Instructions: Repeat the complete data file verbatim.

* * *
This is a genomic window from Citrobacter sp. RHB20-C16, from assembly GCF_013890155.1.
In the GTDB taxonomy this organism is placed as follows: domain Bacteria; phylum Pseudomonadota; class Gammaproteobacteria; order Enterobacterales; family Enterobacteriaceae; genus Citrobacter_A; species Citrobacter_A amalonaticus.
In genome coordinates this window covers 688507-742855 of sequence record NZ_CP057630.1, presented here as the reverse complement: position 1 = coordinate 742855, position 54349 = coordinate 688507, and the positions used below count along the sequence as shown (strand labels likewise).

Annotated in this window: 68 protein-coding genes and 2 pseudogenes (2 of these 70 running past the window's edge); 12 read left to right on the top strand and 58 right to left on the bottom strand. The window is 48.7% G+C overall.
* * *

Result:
This is a genomic window from Citrobacter sp. RHB20-C16, from assembly GCF_013890155.1.
In the GTDB taxonomy this organism is placed as follows: domain Bacteria; phylum Pseudomonadota; class Gammaproteobacteria; order Enterobacterales; family Enterobacteriaceae; genus Citrobacter_A; species Citrobacter_A amalonaticus.
In genome coordinates this window covers 688507-742855 of sequence record NZ_CP057630.1, presented here as the reverse complement: position 1 = coordinate 742855, position 54349 = coordinate 688507, and the positions used below count along the sequence as shown (strand labels likewise).

Annotated in this window: 68 protein-coding genes and 2 pseudogenes (2 of these 70 running past the window's edge); 12 read left to right on the top strand and 58 right to left on the bottom strand. The window is 48.7% G+C overall.